William Carlos Williams, a New Jersey doctor and Anglo-American poet, is probably best known for his poem “The Red Wheelbarrow”. But that poem was a result of his brief Imagist period when he and other poets tried to capture a scene in as few words as possible.
After Imagism he spent most of his life searching for a new American poetry, a new cadence and rhyme, with an American diction.
American free verse he felt had been taken as far as it could by its originator, Walt Whitman. And while he was impressed by the poetry of his contemporary, T.S. Eliot, he had no desire to follow in his footsteps as when he complained:
“There was heat in us,” he wrote, “a core and a drive that was gathering headway upon the theme of a rediscovery of a primary impetus, the elementary principle of all art, in the local conditions. Our work staggered to a halt for a moment under the blast of Eliot’s genius which gave the poem back to the academics. We did not know how to answer him.”
In his biography of William Carlos Williams Paul Mariani in commenting on what Williams was after in his poetry said:
“First let Americans understand the local culture, the local field of action, and then they might begin to understand what in fact a Picasso or a de Gourmont were holding out to America. Otherwise, there was the danger of borrowing the wrong things … “
Williams himself had this to say:
“That is precisely the artist’s problem: to unlock from what he sees before him, wherever he happens to be, the universal. It is only with the local that he can begin and not by slighting that to run off into theories and the great thoughts of antiquity. . . . He begins with what is before him. . . . Does not anyone see that all schools of the past are local in origin?”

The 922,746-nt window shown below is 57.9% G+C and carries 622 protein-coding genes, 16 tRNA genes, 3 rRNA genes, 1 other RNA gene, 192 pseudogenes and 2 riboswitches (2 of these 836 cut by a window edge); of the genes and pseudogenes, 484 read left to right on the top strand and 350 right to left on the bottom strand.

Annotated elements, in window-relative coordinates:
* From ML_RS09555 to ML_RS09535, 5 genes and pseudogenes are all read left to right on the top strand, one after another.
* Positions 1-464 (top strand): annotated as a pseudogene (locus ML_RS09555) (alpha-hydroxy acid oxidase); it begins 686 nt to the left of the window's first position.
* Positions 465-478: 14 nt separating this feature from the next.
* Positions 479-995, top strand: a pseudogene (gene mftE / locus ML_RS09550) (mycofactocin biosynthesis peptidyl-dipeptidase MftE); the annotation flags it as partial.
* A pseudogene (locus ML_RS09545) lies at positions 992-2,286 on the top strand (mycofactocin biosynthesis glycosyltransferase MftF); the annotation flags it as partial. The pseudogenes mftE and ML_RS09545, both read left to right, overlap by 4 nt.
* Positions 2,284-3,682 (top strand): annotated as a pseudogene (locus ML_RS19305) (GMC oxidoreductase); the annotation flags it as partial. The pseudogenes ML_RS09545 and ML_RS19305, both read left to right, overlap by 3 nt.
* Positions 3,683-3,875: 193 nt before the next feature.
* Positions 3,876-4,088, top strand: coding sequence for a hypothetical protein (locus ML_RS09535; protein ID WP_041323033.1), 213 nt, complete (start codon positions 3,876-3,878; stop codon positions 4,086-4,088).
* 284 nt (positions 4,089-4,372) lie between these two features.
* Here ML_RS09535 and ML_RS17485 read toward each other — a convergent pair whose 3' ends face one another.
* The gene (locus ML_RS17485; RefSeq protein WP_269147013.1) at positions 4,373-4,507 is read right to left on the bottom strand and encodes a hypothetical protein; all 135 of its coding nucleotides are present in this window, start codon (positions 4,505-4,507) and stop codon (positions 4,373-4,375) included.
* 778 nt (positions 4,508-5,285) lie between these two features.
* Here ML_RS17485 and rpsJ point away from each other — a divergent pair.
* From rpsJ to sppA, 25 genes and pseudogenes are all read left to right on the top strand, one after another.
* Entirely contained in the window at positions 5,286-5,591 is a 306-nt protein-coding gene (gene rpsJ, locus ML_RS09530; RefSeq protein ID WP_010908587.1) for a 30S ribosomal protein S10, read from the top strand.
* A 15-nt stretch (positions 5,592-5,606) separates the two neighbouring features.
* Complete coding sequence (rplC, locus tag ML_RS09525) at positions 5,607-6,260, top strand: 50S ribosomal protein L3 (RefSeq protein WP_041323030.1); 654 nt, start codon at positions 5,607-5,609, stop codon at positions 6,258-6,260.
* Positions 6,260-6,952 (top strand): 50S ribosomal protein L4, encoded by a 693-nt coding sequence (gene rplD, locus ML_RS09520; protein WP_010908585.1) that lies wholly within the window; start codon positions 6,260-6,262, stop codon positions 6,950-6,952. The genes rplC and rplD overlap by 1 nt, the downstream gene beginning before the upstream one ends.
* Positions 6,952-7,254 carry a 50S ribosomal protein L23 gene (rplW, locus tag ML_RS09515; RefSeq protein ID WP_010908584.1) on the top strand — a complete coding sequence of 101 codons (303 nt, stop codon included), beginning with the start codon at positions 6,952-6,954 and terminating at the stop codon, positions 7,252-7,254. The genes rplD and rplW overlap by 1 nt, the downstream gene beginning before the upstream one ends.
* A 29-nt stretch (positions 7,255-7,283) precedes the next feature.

Williams, always inventive, eventually developed a new poetry device, the “variable foot” as it was called, which he used to give his poetry a new cadence following an American-like diction.
See for example:
Mariani in his book puts it this way:
“A poem, he (Williams) said, was not a series of metric lines repeated over and over with unfailing regularity, but rather like the sea, “an assembly of tides, waves, ripples,” a matter of regular rhythmic particles that were repeated as part of a greater pattern. A rhythmic unit did not consist of longs and shorts but was, finally and simply, “any repeated sequence of lengths and heights,” like a wave, which carried water but was not itself that water. Words conveyed a rhythm, but the rhythm itself was antecedent and independent of those words.”
“ … like a wave, which carried water but was not itself that water ...”
That I think is a good definition of poetry.